While the 2013 Legislature approved funding for a variety of long-range building projects on Montana University System campuses, several schools told the Board of Regents on Thursday they were having difficulty raising matching funds needed to bring the projects to fruition.
University of Montana-Western Chancellor Richard Storey, Montana State University-Northern Chancellor James Limbaugh and Montana Tech Chancellor Don Blackketter expressed concerns pertaining to projects on their respective campuses.
“It’s not nearly as exciting for donors to fund seismic stabilization, or things between there,” said Blackketter. “I’d encourage us to look at realistic expectations on whether that should or shouldn’t require matching money.”
Chancellors asked regents if the expectations to raise matching funds, as stipulated in House Bill 14 approved by the Legislature, would be standard practice moving forward.
Clayton Christian, commissioner of higher education, said most likely so.
“The match portion of this House bill is new to this session,” Christian said. “It’s not how it happened before. It was the prerogative of the executive branch at that time, and it’s how they wanted to bring the bonding bill forward – with a match.”
Many schools have been asked to raise several million dollars to fulfill the match for projects, which include a $4.9 million auto tech center at Northern and $4 million in renovations to Main Hall at Western.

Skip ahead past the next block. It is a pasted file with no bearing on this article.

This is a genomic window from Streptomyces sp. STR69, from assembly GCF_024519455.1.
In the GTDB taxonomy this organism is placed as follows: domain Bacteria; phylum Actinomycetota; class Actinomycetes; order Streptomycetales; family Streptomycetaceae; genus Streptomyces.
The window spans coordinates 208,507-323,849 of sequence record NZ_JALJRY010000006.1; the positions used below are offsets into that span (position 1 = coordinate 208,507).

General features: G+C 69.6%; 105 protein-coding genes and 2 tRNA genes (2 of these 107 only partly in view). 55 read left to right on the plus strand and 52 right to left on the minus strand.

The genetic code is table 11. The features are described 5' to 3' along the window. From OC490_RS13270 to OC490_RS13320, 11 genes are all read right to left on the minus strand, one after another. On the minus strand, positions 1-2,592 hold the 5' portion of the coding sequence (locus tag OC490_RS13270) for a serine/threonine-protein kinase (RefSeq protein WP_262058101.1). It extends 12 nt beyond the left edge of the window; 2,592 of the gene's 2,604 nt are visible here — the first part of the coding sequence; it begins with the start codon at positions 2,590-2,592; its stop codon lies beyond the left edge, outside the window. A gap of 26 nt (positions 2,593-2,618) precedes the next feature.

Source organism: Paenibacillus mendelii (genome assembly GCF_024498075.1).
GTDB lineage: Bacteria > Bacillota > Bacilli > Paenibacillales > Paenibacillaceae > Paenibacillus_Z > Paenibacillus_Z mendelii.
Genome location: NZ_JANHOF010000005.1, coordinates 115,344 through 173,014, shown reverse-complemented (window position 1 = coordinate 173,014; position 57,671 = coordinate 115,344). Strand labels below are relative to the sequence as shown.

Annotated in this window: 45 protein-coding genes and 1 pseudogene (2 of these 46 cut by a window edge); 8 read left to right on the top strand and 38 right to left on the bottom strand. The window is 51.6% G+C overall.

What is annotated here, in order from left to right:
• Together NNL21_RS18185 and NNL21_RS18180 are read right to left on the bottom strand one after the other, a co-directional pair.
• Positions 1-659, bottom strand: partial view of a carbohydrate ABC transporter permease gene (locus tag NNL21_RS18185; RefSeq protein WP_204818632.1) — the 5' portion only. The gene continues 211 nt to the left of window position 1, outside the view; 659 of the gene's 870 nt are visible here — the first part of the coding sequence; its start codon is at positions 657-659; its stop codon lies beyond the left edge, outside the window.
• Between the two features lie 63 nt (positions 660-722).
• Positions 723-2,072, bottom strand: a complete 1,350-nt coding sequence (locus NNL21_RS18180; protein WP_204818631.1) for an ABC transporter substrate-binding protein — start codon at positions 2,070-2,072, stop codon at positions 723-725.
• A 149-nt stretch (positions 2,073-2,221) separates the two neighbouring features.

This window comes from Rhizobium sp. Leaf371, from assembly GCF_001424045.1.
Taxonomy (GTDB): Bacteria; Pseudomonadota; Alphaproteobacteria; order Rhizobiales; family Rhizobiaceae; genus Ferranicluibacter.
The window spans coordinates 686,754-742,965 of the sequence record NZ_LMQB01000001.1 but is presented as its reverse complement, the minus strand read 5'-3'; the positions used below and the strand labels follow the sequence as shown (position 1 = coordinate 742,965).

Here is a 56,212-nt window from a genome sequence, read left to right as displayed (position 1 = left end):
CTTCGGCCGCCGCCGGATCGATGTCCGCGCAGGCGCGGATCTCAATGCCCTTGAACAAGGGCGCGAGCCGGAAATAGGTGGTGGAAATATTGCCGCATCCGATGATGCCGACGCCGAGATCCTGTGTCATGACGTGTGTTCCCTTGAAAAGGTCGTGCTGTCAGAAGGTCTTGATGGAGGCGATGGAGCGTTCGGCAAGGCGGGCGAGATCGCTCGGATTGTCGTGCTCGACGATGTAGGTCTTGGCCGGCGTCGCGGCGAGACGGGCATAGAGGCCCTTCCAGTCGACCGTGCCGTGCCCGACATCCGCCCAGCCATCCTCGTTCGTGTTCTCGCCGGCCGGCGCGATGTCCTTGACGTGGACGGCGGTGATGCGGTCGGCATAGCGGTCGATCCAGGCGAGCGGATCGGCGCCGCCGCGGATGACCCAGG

At Missoula College, for example, the Legislature funded $29 million for construction, but asked the University of Montana to raise $3 million more in matching funds.
Larger communities like Missoula, Bozeman and Billings have a fundraising advantage over smaller college towns like Havre and Dillon, some regents argued.
“We’re appreciative of the funds we’ve received,” Christian told the chancellors. “We need to make the matches happen, and engage in the future on how those matches need to be designed. We’ll work on that.”
Regent Todd Buchanan agreed, but added his own preference for finding new and unique ways to use existing buildings over constructing new ones.
“If this is a shift, we need to rethink how we’re doing things,” Buchanan said. “I’d love to see deferred maintenance instead of capital improvements. I’m afraid of huge brick-and-mortar campaigns. We’re passing that responsibility (of funding maintenance) on to boards in the future.”
The largest building project funded during the 2013 Legislative session went to Missoula College. When asked about the project, UM President Royce Engstrom said it was moving forward.
“The excitement level for this is incredibly high,” Engstrom said of the project. “It will be a huge step forward to a generation of Missoula College students and those who will be studying there.”
Engstrom expects the project to break ground next spring at one of two locations in Missoula. The final site selection has yet to be made.